-8 gives a field such as shown in Fig. 2A, and whose configuration is adjustable to give the best results. As previously noted, it has been found that the best configuration results when the permanent magnet poles are angularly displaced 30 on either side of the vertical axis through the center of the tube. The lenses of the invention all move the effective centers of deflection forward so that the elfects of neck shadow are overcome. Also, longitudinal adjustment of the deflection yoke controls the amount of magnification of the lens, so that a covenient size control may be had by providing a suitable mechanical control for adjusting the deflection yoke along the neck of the tube.
In a constructed embodiment of the invention, a commercial raster of 21" has been obtained with the horizontal power consumption 4% and the vertical power consumption 25% of other receivers of this general type.
Under some conditions the use of the sweep magnifier lens described herein may introduce some distortion in the focus of the cathode-ray beam. Neglecting for the moment the elfect of the magnifier lens, and as shown in Fig. 10, view A, the usual focus lens in the reproducer 11 of Figs. 1 and 2 cause the cathode-ray beam to be brought to a point focus in the plane of the viewing screen. Now, the action of the magnifier lens is such that when the usual focus lens is controlled to bring the beam into focus at the plane of the viewing screen as viewed from the side (Fig. 103), the divergence produced by the magnifier in the horizontal direction produces an elongation in the beam width which is not compensated by the focus lens (Fig. 16C). In other words, the magnifier lens can produce a defocussing effect on the cathode-ray beam that is different in the horizontal direction from that in the vertical direction, so that the defocussing eifect cannot be completely cured by the usual symmetrical focus lens of the reproducer, although a good compromise can be made. Q
Full asymmetrical focus control can be achieved by providing a corrector lens 70 (Figs. 3 and 4) which is mounted on the neck of the reproducer immediately behind the usual focus lens thereof. The corrector lens consists of a four-pole permanent magnet assembly providing a flux distribution essentially identical to that of the magnifier lens. The orientation of poles in the corrector lens may also be the same as in the magnifier lens, although the field strength of the corrector is only a fraction of that required in the magnifier.
Fig. 10D is a view from the side with the corrector lens in place and properly adjusted. The corrector lens produces a converging efiiect on the beam which is suflicient, in conjunction with the converging effect of the usual focus lens and the magnefier lens, to bring the beam into focus vertically at the plane of the: viewing screen. The corrector lens, however, produces a diverging effect on the beam, looking down as shown in Fig. 10E, which in conjunction with the converging elfect of the normal focus lens and the diverging effect of the magnifier brings the beam into focus horizontally at the plane of the viewing screen. That is, the corrector is .an asymmetrical lens that brings the beam into a point focus at the plane of the viewing screen.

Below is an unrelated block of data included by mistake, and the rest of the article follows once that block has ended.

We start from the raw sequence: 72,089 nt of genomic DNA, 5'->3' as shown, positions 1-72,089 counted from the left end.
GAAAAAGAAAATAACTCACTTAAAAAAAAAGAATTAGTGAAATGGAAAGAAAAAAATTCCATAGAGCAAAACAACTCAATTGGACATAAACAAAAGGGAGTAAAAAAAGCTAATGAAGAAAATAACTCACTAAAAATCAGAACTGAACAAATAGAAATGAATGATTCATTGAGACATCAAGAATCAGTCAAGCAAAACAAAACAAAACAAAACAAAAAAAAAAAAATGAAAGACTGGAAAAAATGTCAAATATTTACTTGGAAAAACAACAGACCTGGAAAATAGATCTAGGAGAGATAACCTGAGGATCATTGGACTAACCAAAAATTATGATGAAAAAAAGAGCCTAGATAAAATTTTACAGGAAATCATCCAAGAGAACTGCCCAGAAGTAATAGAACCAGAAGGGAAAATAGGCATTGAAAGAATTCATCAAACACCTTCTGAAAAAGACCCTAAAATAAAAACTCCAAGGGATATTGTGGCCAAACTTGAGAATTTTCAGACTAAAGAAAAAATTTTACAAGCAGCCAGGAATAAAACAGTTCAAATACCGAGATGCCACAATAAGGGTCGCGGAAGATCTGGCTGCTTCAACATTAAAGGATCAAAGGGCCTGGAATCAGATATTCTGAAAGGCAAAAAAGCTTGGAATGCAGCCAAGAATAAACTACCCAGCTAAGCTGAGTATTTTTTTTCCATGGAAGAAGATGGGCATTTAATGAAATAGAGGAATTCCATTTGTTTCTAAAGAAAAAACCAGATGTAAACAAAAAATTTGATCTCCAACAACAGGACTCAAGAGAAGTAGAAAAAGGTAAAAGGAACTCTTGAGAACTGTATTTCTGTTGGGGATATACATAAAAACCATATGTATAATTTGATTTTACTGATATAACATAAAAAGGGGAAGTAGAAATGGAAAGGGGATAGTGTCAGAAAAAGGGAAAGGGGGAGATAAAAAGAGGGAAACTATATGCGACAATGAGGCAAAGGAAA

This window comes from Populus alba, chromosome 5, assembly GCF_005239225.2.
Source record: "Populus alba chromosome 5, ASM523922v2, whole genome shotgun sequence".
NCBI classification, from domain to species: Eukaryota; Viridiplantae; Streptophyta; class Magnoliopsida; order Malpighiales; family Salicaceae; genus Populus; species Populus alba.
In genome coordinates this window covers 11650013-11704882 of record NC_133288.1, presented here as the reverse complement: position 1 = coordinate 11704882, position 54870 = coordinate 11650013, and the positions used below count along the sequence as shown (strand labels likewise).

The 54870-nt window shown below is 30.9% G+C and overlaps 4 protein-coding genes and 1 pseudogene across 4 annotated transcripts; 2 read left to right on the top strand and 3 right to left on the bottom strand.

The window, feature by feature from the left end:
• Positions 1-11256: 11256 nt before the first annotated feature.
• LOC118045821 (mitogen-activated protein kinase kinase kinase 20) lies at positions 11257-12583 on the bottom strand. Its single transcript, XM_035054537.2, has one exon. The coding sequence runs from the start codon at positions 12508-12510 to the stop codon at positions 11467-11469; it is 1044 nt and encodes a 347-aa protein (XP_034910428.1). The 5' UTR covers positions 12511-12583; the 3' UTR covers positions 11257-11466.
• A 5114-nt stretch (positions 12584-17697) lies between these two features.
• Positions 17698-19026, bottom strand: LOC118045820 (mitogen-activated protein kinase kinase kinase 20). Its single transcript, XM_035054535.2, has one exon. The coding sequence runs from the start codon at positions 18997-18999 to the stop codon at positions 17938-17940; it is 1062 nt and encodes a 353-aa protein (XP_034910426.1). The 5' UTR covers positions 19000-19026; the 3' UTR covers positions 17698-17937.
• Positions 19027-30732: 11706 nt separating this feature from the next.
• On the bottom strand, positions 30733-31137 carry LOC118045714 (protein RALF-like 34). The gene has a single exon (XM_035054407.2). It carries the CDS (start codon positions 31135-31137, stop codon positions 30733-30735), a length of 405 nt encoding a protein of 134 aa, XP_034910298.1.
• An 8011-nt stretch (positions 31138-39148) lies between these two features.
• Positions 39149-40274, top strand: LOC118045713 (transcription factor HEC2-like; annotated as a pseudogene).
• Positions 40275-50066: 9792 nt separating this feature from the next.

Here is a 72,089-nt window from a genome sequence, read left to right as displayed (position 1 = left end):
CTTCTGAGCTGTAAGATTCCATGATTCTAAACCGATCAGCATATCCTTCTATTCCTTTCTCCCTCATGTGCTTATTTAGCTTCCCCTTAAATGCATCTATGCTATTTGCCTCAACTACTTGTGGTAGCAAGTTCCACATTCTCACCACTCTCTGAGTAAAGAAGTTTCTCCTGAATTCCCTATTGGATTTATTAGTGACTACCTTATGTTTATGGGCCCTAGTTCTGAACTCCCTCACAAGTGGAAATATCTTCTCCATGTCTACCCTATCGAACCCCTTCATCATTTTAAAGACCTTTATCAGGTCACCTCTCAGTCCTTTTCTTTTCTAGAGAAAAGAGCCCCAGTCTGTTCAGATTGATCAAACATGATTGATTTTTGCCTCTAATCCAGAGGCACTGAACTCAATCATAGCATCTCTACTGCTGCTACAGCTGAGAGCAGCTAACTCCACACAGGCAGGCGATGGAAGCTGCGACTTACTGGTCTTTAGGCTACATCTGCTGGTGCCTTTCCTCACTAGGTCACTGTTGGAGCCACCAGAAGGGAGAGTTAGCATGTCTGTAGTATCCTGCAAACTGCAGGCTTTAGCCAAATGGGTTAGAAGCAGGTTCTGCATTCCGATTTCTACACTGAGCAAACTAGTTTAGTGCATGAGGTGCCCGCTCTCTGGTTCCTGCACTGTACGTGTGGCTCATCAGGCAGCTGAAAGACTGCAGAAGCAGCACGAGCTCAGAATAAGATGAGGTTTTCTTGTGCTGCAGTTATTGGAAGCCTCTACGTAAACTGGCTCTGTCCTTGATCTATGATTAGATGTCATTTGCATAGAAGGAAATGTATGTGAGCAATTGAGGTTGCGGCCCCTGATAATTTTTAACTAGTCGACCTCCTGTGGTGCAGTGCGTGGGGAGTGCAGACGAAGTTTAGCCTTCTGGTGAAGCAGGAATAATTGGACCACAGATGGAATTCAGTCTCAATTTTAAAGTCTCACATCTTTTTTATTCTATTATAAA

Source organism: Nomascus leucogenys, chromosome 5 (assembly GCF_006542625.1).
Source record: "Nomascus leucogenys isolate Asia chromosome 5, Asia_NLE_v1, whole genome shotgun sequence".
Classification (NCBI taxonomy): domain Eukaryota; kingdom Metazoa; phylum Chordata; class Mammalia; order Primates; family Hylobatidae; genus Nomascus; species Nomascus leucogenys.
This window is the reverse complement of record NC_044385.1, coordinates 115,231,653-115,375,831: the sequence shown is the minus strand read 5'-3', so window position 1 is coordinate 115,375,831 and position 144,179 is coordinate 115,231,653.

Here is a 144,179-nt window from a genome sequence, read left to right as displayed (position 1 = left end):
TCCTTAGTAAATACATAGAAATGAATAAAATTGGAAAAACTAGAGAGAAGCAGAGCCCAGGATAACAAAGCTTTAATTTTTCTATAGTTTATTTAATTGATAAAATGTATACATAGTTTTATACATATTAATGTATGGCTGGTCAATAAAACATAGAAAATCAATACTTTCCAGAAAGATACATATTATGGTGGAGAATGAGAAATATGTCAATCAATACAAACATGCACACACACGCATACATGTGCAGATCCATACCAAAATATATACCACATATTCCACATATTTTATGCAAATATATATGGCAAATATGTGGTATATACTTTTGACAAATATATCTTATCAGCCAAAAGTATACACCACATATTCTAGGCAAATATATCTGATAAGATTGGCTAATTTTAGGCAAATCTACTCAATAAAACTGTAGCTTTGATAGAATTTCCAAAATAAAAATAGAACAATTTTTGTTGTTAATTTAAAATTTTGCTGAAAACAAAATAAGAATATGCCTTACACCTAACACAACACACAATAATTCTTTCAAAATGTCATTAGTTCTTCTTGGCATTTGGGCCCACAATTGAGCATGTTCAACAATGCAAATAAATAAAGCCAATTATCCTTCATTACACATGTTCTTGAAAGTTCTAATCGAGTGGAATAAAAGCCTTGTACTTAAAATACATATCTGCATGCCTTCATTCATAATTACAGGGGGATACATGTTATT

The invention provides, therefore, a simple, practical and useful system for magnifying the image reproduced by a television receiver, which enables large size images to be reproduced by only a fraction of the power required in prior art television receivers, and which system may include a simple compensating means for correcting any defocussing that may result to the electron beam due to such image magnification.
I claim:
1. In a television receiving system which includes a cathode-ray image reproducer having means for developing a cathode-ray beam therein and means for directing such a beam to a target area, the combination of deflection means for establishing a pair of mutually perpendicular varying deflection fields in the reproducer to scan the beam in a vertical direction and in a horizontal direction thereby to reproduce an image on the target area having a vertical dimension and a horizontal dimension, with the image as produced by said deflection means alone being inverted in the vertical direction, and a magnetic lens including magnet means for producing a plurality of fixed fields Within the reproducer between the deflection fields and the target area, said fixed fields increasing in intensity from zero at the center of the tube, said magnet means having poles of polarities and strengths such that said fields have a sense and mawitude to invert and magnify the vertical dimension of the reproduced image and to magnify the reproduced image in its original direction.